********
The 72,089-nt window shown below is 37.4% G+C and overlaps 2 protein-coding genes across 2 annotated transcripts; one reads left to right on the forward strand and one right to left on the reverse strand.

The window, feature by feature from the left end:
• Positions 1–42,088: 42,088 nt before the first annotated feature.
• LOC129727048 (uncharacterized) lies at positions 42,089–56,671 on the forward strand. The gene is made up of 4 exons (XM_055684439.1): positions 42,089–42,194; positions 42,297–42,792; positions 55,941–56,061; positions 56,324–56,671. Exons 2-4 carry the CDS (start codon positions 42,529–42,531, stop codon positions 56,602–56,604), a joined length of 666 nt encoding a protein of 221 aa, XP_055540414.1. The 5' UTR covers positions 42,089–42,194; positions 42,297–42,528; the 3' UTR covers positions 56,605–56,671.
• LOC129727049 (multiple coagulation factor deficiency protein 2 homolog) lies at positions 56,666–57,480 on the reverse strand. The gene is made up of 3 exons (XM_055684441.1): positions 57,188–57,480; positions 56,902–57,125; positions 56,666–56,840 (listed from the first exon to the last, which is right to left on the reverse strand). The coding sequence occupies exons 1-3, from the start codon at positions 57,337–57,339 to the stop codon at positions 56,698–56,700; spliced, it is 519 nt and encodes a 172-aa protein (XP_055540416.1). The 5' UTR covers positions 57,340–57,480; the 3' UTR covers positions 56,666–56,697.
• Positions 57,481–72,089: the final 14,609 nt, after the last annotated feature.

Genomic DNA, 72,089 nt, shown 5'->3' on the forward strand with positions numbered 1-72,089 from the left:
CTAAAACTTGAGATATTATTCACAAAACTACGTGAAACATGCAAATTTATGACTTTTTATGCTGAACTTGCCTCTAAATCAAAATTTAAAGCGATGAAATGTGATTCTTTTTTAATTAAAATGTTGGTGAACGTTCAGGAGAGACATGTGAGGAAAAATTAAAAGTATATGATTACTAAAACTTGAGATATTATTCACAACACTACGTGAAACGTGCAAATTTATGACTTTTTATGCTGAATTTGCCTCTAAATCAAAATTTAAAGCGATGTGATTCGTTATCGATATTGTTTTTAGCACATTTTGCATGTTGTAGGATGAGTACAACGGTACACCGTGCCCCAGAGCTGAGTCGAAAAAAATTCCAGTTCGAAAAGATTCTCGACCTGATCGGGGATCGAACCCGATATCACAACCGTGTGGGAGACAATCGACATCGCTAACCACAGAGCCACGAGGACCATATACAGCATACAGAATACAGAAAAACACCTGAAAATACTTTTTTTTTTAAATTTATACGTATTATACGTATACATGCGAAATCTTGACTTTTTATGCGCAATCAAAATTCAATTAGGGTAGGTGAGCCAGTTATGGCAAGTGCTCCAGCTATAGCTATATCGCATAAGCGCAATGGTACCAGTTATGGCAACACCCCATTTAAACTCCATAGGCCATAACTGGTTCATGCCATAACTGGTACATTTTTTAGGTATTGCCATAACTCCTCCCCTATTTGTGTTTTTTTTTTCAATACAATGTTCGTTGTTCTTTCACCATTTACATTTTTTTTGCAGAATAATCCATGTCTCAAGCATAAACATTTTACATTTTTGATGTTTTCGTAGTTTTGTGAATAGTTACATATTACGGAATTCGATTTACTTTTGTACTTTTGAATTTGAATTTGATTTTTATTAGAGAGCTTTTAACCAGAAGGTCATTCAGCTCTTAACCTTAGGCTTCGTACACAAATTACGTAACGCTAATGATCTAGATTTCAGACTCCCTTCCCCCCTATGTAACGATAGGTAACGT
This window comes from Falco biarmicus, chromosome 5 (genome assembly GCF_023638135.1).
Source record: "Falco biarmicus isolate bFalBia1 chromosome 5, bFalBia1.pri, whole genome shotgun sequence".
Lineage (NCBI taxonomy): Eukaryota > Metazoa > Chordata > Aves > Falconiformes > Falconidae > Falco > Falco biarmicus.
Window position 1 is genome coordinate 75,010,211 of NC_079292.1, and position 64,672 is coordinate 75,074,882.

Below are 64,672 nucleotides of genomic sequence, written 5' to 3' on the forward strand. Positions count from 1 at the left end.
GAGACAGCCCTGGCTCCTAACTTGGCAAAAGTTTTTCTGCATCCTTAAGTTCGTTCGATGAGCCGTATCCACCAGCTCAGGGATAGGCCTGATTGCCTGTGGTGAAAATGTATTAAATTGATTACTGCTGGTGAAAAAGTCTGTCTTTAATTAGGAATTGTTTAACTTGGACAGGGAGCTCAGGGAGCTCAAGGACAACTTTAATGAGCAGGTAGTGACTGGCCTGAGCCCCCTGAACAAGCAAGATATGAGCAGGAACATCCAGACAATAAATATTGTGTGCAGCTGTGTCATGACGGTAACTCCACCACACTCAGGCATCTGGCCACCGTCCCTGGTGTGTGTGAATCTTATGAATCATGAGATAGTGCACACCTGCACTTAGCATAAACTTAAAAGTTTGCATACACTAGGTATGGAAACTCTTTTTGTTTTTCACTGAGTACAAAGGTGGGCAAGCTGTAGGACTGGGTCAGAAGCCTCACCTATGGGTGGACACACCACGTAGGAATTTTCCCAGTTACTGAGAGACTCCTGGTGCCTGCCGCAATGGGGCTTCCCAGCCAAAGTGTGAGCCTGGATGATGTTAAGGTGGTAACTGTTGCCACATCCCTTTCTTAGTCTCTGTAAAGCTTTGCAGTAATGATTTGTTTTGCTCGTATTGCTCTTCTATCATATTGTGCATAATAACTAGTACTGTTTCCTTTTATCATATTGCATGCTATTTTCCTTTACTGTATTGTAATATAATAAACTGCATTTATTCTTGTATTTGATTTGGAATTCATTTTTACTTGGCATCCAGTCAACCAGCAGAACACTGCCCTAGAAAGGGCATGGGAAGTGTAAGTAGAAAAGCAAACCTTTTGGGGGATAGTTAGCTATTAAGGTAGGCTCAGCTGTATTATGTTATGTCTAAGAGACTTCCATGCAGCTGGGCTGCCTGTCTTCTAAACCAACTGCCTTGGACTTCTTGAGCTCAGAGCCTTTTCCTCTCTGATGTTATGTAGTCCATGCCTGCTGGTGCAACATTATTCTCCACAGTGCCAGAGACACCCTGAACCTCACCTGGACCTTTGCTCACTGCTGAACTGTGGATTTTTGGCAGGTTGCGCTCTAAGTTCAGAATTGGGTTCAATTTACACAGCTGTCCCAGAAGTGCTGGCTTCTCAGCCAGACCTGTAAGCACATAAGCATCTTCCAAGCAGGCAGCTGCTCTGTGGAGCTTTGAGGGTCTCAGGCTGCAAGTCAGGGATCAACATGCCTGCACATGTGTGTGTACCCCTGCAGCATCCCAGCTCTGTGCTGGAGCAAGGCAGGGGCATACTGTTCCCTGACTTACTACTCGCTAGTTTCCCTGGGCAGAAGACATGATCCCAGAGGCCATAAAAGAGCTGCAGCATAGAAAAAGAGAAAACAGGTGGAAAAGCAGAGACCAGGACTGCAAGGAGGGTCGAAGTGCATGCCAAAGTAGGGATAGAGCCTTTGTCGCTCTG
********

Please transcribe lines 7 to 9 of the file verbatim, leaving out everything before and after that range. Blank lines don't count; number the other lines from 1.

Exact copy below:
Genomic DNA, 72,089 nt, shown 5'->3' on the forward strand with positions numbered 1-72,089 from the left:
CTAAAACTTGAGATATTATTCACAAAACTACGTGAAACATGCAAATTTATGACTTTTTATGCTGAACTTGCCTCTAAATCAAAATTTAAAGCGATGAAATGTGATTCTTTTTTAATTAAAATGTTGGTGAACGTTCAGGAGAGACATGTGAGGAAAAATTAAAAGTATATGATTACTAAAACTTGAGATATTATTCACAACACTACGTGAAACGTGCAAATTTATGACTTTTTATGCTGAATTTGCCTCTAAATCAAAATTTAAAGCGATGTGATTCGTTATCGATATTGTTTTTAGCACATTTTGCATGTTGTAGGATGAGTACAACGGTACACCGTGCCCCAGAGCTGAGTCGAAAAAAATTCCAGTTCGAAAAGATTCTCGACCTGATCGGGGATCGAACCCGATATCACAACCGTGTGGGAGACAATCGACATCGCTAACCACAGAGCCACGAGGACCATATACAGCATACAGAATACAGAAAAACACCTGAAAATACTTTTTTTTTTAAATTTATACGTATTATACGTATACATGCGAAATCTTGACTTTTTATGCGCAATCAAAATTCAATTAGGGTAGGTGAGCCAGTTATGGCAAGTGCTCCAGCTATAGCTATATCGCATAAGCGCAATGGTACCAGTTATGGCAACACCCCATTTAAACTCCATAGGCCATAACTGGTTCATGCCATAACTGGTACATTTTTTAGGTATTGCCATAACTCCTCCCCTATTTGTGTTTTTTTTTTCAATACAATGTTCGTTGTTCTTTCACCATTTACATTTTTTTTGCAGAATAATCCATGTCTCAAGCATAAACATTTTACATTTTTGATGTTTTCGTAGTTTTGTGAATAGTTACATATTACGGAATTCGATTTACTTTTGTACTTTTGAATTTGAATTTGATTTTTATTAGAGAGCTTTTAACCAGAAGGTCATTCAGCTCTTAACCTTAGGCTTCGTACACAAATTACGTAACGCTAATGATCTAGATTTCAGACTCCCTTCCCCCCTATGTAACGATAGGTAACGT
This window comes from Falco biarmicus, chromosome 5 (genome assembly GCF_023638135.1).